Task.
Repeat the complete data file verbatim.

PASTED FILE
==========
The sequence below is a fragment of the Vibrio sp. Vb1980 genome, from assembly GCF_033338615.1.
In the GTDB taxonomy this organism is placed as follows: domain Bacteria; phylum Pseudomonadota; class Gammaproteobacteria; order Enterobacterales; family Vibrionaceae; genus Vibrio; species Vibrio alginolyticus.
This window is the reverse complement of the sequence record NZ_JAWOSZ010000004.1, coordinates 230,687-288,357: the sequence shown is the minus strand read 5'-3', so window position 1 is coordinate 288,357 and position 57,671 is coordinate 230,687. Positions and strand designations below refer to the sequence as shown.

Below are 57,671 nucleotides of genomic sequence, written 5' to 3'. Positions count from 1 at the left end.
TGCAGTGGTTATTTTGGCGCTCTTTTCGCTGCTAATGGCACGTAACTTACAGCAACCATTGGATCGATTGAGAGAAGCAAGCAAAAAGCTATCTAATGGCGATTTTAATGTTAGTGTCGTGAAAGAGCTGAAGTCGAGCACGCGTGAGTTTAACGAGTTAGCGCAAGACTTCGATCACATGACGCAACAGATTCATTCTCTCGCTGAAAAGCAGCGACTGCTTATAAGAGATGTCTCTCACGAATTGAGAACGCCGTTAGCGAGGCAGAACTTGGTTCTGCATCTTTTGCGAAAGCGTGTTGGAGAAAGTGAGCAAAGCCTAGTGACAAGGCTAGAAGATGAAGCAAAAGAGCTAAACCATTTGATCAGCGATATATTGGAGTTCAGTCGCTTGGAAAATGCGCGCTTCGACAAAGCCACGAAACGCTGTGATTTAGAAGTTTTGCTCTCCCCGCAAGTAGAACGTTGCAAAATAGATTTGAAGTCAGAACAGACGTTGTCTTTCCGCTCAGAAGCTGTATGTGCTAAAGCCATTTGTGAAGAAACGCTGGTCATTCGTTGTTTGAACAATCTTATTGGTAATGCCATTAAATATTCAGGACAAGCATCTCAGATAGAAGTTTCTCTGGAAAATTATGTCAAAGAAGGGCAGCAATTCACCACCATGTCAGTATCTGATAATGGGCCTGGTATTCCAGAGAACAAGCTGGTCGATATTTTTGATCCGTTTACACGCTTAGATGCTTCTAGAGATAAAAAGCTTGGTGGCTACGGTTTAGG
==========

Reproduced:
The sequence below is a fragment of the Vibrio sp. Vb1980 genome, from assembly GCF_033338615.1.
In the GTDB taxonomy this organism is placed as follows: domain Bacteria; phylum Pseudomonadota; class Gammaproteobacteria; order Enterobacterales; family Vibrionaceae; genus Vibrio; species Vibrio alginolyticus.
This window is the reverse complement of the sequence record NZ_JAWOSZ010000004.1, coordinates 230,687-288,357: the sequence shown is the minus strand read 5'-3', so window position 1 is coordinate 288,357 and position 57,671 is coordinate 230,687. Positions and strand designations below refer to the sequence as shown.

Below are 57,671 nucleotides of genomic sequence, written 5' to 3'. Positions count from 1 at the left end.
TGCAGTGGTTATTTTGGCGCTCTTTTCGCTGCTAATGGCACGTAACTTACAGCAACCATTGGATCGATTGAGAGAAGCAAGCAAAAAGCTATCTAATGGCGATTTTAATGTTAGTGTCGTGAAAGAGCTGAAGTCGAGCACGCGTGAGTTTAACGAGTTAGCGCAAGACTTCGATCACATGACGCAACAGATTCATTCTCTCGCTGAAAAGCAGCGACTGCTTATAAGAGATGTCTCTCACGAATTGAGAACGCCGTTAGCGAGGCAGAACTTGGTTCTGCATCTTTTGCGAAAGCGTGTTGGAGAAAGTGAGCAAAGCCTAGTGACAAGGCTAGAAGATGAAGCAAAAGAGCTAAACCATTTGATCAGCGATATATTGGAGTTCAGTCGCTTGGAAAATGCGCGCTTCGACAAAGCCACGAAACGCTGTGATTTAGAAGTTTTGCTCTCCCCGCAAGTAGAACGTTGCAAAATAGATTTGAAGTCAGAACAGACGTTGTCTTTCCGCTCAGAAGCTGTATGTGCTAAAGCCATTTGTGAAGAAACGCTGGTCATTCGTTGTTTGAACAATCTTATTGGTAATGCCATTAAATATTCAGGACAAGCATCTCAGATAGAAGTTTCTCTGGAAAATTATGTCAAAGAAGGGCAGCAATTCACCACCATGTCAGTATCTGATAATGGGCCTGGTATTCCAGAGAACAAGCTGGTCGATATTTTTGATCCGTTTACACGCTTAGATGCTTCTAGAGATAAAAAGCTTGGTGGCTACGGTTTAGG